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Ejszyszki, Lida County, Nowogródek District, Poland (today Eišiškės) , Lithuania )

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Jews were first mentioned as residing in Ejszyszki in the mid-18th century. By 1925 approximately 2,800 Jews lived in the town, comprising 70 percent of the total population.
The Jews of Ejszyszki made their living from agricultural commerce, small business, and trade. The Zionist movement, as well as Jewish cultural and educational activities, flourished in Ejszyszki in the 1920s and 1930s. During the late 1930s the town’s Jews suffered violent attacks from their Polish neighbors.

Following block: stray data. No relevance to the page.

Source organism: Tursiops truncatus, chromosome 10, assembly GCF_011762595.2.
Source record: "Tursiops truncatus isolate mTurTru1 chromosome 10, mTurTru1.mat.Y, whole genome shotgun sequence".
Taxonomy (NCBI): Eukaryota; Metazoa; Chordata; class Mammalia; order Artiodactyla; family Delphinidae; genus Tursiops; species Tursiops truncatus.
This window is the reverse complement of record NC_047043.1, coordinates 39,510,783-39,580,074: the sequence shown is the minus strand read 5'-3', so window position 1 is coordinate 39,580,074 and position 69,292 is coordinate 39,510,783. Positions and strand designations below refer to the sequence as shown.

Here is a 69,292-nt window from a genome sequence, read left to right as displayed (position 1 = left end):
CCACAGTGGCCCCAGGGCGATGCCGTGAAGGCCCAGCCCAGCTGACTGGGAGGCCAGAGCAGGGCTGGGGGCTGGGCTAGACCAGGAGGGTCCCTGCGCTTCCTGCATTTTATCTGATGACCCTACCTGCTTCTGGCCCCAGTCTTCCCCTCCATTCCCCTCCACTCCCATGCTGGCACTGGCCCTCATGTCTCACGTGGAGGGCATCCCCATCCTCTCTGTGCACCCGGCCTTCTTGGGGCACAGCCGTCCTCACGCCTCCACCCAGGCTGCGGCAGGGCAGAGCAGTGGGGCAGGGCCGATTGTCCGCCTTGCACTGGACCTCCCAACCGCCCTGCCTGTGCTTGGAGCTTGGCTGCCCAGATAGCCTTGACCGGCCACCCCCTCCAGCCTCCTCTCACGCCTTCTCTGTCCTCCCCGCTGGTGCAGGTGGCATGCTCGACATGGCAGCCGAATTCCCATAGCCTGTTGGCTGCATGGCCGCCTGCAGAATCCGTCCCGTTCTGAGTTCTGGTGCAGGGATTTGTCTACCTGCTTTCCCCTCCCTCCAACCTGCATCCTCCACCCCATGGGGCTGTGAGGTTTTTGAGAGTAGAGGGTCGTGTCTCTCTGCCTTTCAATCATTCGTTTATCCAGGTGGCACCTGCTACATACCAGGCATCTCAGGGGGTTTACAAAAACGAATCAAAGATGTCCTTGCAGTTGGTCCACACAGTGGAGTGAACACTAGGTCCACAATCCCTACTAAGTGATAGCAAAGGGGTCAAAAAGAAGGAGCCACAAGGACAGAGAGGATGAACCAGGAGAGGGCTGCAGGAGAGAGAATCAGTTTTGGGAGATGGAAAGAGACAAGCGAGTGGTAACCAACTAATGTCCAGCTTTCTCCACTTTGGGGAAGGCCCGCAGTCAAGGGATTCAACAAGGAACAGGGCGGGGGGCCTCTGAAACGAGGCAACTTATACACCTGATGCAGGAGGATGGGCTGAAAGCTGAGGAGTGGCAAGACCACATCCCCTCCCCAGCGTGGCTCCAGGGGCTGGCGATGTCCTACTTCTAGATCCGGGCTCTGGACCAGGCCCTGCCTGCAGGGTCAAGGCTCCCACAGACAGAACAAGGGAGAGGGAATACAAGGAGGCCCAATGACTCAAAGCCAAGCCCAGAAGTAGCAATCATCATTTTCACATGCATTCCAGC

On September 17, 1939, following the Ribbentrop-Molotov Pact and the German invasion of Poland, Ejszyszki was incorporated into Lithuania. In June 1940 Lithuania was annexed to the Soviet Union and private property, mostly owned by Jews, was nationalized. Jewish political, educational, and cultural activities in Ejszyszki were prohibited.
With the German occupation of Ejszyszki on June 23, 1941 hundreds of local Jewish men were taken for forced labor, humiliated, and tortured. On September 24, 1941 the entire Jewish population of Ejszyszki, along with Jews from Olkieniki, Lejpuny, Desznia, and Salo, were shot in the Jewish cemetery of Ejszyszki.
The Red Army liberated Ejszyszki on July 13, 1944.